DENVER — Colorado GOP Chairman Ryan Call, who is now focused on improving the party’s standing with Latino voters ahead of the November election, told FOX31 Denver Friday that he’s disappointed that House Republicans this week killed a measure that would have made college more affordable for undocumented students who qualify.
Senate Bill 15, dubbed “Colorado ASSET” by sponsors, died Wednesday before the House Finance Committee when all seven Republicans who form a majority on the panel held firm and voted against it.
“I would be lying if I said I wasn’t disappointed in the vote,” Call told FOX31 Denver. “I am. It does make it more difficult for Republicans to talk about issues that are important to the Hispanic community when a bill like that can’t get through the legislature.”
After failing to pass two versions of legislation offering undocumented students in-state tuition, sponsors re-worked this year’s bill so that it instead sought to create a third level of tuition for undocumented students that fell between the in-state and out-of-state rates; and the bill also included a provision allowing colleges and universities to opt out.
The changes were enough for Rep. Tom Massey, R-Poncha Springs, the House Education Committee chairman who, after voting against last year’s bill, supported ASSET this year, enabling the measure to clear his committee and advance to a hearing before the House Finance Committee.
But that panel’s seven Republicans weren’t swayed, worried more about what happens to these students once they graduate college and are ineligible to be hired legally because of their undocumented status — a legitimate concern, Call said.
“It’s a recipe for disappointment, no doubt, any time you encourage people to go to college, to take out student loans and put themselves in debt, and then allow them to graduate knowing they won’t be able to find work,” Call said.
“There needs to be some path to permanent residency and the biggest problem is at the national level, and it’s because of the Democrats, frankly. When they controlled Congress, they did nothing on this issue despite all their promises to the Hispanic community.”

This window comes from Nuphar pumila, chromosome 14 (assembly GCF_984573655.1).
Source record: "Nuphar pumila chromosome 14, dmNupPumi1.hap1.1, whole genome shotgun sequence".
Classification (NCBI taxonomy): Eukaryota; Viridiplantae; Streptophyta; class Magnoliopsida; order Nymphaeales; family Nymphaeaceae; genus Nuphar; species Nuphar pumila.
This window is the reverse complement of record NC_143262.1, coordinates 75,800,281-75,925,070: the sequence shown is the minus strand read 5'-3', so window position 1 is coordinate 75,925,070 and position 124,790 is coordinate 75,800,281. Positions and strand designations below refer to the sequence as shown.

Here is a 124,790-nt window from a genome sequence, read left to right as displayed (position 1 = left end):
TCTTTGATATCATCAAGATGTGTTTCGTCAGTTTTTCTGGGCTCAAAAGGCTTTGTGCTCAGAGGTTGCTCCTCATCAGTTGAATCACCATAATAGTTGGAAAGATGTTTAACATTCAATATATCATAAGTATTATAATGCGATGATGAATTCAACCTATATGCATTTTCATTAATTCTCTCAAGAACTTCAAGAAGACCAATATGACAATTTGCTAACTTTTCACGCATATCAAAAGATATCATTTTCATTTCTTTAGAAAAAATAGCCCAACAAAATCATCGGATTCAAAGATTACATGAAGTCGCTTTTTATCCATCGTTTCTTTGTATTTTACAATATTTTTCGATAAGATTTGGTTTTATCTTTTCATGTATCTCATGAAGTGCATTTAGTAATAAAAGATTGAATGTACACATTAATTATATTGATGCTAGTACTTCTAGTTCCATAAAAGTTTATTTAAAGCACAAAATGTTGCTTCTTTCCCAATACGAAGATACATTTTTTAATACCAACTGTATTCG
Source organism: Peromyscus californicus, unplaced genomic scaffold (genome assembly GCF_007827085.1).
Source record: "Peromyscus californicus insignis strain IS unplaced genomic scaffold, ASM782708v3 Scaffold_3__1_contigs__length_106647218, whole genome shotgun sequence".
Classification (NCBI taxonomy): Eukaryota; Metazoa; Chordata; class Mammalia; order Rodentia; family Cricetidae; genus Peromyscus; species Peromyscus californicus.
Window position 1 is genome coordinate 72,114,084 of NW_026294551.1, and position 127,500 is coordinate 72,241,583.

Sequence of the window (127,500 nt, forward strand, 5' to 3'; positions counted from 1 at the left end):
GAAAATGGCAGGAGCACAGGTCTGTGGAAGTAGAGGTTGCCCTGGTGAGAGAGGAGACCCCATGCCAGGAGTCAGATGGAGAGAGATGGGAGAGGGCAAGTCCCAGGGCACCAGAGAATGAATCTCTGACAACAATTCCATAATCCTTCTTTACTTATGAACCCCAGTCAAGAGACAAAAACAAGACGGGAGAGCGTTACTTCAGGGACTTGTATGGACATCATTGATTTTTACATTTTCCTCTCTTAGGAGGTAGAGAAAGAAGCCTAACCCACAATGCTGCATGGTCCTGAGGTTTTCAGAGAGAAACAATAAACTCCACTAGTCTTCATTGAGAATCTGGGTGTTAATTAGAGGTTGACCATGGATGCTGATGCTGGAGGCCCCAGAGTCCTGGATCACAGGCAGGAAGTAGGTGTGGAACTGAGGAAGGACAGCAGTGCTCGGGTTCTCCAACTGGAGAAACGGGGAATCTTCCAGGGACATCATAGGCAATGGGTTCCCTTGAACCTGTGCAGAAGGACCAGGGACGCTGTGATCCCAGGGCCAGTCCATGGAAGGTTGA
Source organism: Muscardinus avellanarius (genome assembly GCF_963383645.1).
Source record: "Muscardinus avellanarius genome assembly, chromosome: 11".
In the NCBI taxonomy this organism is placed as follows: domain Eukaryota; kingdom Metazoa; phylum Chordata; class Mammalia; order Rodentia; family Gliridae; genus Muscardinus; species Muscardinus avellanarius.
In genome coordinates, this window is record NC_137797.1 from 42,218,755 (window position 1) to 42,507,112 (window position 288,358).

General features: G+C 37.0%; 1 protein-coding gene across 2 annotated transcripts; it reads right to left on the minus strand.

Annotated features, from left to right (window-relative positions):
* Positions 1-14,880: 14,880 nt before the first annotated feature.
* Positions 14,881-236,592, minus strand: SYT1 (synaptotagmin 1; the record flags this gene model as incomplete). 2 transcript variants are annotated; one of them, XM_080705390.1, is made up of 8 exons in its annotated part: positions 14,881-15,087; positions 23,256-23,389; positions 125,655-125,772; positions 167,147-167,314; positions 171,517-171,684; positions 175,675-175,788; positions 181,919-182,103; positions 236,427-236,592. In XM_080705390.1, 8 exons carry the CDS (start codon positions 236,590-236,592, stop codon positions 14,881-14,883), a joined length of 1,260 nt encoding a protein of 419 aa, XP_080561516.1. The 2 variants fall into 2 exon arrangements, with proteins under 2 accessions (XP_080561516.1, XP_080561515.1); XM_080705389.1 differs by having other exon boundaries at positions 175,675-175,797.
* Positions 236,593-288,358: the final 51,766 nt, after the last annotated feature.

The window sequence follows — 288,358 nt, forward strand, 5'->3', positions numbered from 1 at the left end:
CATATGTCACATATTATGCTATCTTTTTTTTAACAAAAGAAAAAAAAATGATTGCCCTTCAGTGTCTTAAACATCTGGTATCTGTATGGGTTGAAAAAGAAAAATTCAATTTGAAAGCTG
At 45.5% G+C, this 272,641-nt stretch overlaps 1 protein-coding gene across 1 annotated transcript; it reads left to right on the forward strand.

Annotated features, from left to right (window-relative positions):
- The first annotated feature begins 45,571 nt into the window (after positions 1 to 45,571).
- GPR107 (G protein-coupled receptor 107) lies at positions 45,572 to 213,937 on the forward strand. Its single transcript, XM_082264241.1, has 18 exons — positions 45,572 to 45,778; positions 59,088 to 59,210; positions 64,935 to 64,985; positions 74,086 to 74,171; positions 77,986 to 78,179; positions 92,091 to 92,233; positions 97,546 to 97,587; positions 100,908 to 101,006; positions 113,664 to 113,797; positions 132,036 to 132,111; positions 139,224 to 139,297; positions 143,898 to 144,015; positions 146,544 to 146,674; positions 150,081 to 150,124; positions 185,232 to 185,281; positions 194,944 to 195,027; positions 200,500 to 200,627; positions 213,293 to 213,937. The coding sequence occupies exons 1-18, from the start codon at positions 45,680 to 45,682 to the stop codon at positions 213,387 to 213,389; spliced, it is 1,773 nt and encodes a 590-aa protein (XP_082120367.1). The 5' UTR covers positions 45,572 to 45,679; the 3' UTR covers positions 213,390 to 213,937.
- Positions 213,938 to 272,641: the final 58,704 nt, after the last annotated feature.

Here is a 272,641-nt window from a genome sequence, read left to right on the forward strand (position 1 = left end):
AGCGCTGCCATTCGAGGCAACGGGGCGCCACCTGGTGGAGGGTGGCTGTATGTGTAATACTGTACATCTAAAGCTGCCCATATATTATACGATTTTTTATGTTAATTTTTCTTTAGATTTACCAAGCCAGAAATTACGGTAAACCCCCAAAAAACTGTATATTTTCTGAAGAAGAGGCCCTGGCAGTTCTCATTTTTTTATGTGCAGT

Earlier this month, Republicans attending the Colorado GOP State Assembly were polled on whether they wanted to see ASSET advance; surprisingly, 46 percent of those surveyed said they did.
“You can be a good Republican and be in support of ASSET,” Call said. “And you can also be a great Republican and be opposed to it.”
Asked if he had conversations about the ASSET bill with House Speaker Frank McNulty or other Republicans, Call was vague, admitting that he has conversations with “lots of lawmakers about lots of things” but has never sought to influence their votes.
“It’s awkward and inappropriate for a party chairman to get involved and to tell lawmakers what to do about voting on various policies,” Call said.
“They are all trying to strike a balance, in this case, between two important conservative principles. We are a party that believes very much in economic opportunity, educational opportunity and enabling people to achieve the American Dream through hard work; but we are also a party of law and order and we believe that violations of the law shouldn’t be overlooked.
“I defer to lawmakers to strike that balance,” Call continued. “And voters will hold those lawmakers and our party accountable in November at how good a job they’re doing.”